A cookbook is a historical and political document. Think about it. Pick up any cookbook and you will learn as much about the economic forces of its time as you would from any history book. What do the recipes tell you about the demographics of its preferred audience? What is their class? Their social standing? How accessible are the ingredients and challenging the preparation? I’ve often wondered why definitive histories of a period tend to leave out the goings on in the kitchen. If we don’t know what people were eating and how their food was prepared during this war or that upheaval, we’re missing a big piece of the pie, so to speak. Browse the cookbook shelves of a bookstore and you learn about current economic and social trends; visit the shelves of your local library and you’ll be amazed by once popular diet trends that are now obsolete.
A sub-genre of cookbooks that can teach us about the time in which they were written is the “charity” cookbook compiled by women and sold in order to raise money for a cause. The first such cookbook was A Poetical Cookbook, written over 150 years ago for the 1864 Sanitary Fair, to support those wounded, widowed or orphaned by the Civil War. The practice of selling cookbooks to raise money has thrived ever since.
Jan Longone, curator of American culinary history at the University of Michigan Hatcher Library points out that no matter what the specific cause for which charity cookbook raised funds, the underlying purposes began as “women helping themselves, helping other women to help themselves, helping still other women help themselves and finally blossomed into women taking on the role of helping to solve all societies ills. All the time learning how to organize, to write, to publish, sell ads to sell cookbooks to run a business and to network.” In other words, the making of a lowly cookbook helped women develop life-saving skills.
Fast forward to today’s digital and social-media world. What does a cookbook for a cause look like in this environment? One recent example, and one to which I contributed, is the New Economy Chapbook Cookbook Volume I: Inexpensive Healthful Hopeful Eats for 2017.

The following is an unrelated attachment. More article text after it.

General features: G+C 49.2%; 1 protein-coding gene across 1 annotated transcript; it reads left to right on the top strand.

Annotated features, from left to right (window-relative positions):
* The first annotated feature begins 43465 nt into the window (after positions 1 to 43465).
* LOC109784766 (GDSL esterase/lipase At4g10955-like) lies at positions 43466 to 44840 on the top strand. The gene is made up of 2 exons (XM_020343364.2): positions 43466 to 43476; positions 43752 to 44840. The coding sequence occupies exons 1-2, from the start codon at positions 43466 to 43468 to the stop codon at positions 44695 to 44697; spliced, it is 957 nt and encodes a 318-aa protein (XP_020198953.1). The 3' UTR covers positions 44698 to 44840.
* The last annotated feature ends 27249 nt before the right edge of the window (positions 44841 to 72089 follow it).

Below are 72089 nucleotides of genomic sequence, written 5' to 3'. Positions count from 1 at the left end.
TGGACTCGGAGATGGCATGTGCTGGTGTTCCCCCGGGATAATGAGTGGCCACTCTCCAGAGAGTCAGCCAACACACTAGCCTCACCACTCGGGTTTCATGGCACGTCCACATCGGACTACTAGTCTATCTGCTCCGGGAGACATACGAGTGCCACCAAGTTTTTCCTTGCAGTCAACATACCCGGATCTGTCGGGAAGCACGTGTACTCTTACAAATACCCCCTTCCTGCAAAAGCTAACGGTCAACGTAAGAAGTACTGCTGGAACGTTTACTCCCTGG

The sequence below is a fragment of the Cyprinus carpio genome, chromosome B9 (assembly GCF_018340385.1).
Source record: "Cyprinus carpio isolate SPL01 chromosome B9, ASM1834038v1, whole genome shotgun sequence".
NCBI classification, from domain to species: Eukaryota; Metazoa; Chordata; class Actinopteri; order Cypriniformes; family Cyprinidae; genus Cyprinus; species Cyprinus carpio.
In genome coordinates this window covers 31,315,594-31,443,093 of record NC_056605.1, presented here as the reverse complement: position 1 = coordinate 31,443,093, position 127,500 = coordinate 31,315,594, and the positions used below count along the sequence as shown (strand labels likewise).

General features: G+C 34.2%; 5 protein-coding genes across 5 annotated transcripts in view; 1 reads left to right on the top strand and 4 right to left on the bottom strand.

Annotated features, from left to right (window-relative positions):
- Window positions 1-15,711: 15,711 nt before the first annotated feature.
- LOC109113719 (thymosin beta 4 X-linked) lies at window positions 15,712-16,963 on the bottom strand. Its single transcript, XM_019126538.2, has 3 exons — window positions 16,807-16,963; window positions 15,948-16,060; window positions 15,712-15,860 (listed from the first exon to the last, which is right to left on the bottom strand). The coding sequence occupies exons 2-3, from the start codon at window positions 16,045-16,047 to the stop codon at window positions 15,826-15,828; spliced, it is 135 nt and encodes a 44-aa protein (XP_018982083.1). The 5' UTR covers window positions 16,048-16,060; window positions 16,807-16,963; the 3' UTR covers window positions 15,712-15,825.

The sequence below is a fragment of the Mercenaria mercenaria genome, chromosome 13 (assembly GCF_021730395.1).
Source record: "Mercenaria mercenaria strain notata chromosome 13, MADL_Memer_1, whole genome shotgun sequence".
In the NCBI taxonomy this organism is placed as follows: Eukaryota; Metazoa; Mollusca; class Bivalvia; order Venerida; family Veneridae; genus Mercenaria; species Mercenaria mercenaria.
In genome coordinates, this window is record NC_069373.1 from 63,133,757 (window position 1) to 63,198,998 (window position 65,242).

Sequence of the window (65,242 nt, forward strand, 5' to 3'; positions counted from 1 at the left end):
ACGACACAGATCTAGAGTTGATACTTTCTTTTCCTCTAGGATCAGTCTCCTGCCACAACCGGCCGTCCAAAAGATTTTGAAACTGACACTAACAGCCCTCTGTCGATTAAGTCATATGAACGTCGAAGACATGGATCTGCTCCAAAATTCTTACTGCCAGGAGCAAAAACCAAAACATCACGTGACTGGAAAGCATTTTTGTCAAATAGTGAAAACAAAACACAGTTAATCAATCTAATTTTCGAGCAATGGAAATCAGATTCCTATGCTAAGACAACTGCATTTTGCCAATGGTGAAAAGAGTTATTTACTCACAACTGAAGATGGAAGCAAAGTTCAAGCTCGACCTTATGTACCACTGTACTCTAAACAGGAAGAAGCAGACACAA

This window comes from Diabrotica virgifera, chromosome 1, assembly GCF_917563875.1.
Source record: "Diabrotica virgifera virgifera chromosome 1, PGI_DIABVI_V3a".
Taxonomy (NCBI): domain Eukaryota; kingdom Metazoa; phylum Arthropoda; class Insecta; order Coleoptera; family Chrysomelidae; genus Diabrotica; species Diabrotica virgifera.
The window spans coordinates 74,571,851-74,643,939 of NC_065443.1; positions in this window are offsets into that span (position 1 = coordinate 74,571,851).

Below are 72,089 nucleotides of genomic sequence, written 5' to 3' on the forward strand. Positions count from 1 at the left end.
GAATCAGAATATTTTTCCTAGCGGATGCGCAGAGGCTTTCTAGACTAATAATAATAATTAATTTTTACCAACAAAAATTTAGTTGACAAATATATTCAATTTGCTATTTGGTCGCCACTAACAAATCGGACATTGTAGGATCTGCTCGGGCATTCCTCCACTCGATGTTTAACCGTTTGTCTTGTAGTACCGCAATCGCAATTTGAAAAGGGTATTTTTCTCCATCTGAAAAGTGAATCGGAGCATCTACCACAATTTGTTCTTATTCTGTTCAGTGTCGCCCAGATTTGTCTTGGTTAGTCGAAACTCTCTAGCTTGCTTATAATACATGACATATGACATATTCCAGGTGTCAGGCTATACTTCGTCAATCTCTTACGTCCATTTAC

Here’s how it got started: Last November, poet Gabrielle Calvocoressi posted on Facebook: “Pals! I’m making an adventure of these slightly tight economic times. What are some meals you love to make that stretch across a few days? If you place a recipe and a little bit about the meal here I thought I’d copy them (with your name of course!), put them together, and maybe make a little cookbook chapbook we can “sell” for $2 (or more if folks wants) donation receipts to an organization that fights food scarcity. I bet we could raise a bunch for folks in need. I’m thinking we could call it The New Economy: A Poets’ Cookbook.”
The response was overwhelming and enthusiastic as one “share” led to another. Instead of women gathering in kitchens and living rooms to type and collate, today we have laptops connected virtually; instead of mimeograph machines and staplers, there’s print-on-demand. The New Economy Cookbook Chapbook is a digital cookbook filled with recipes by home cooks who know how to write and how to stretch a dollar to feed friends and families. Plus, unlike “charity” cookbooks of the past, which tend to be local, this one boasts recipes representing culinary traditions from around the world. It is large! It contains multitudes!
Plans are in the works to print and sell hard copies of The New Economy Chapbook Cookbook. Meanwhile, you can download a copy for your personal use. Even better, explore ways that you can print copies and sell them to raise money for a favorite organization, preferably one with a mission to end food scarcity and insecurity.
What’s for dinner? I’m starting with Kaveh Akbar’s Vegan Fesenjan, an Iranian stew made with walnuts and tofu and served over rice. Salâmati!
feature image via Stacey Harwood-Lehman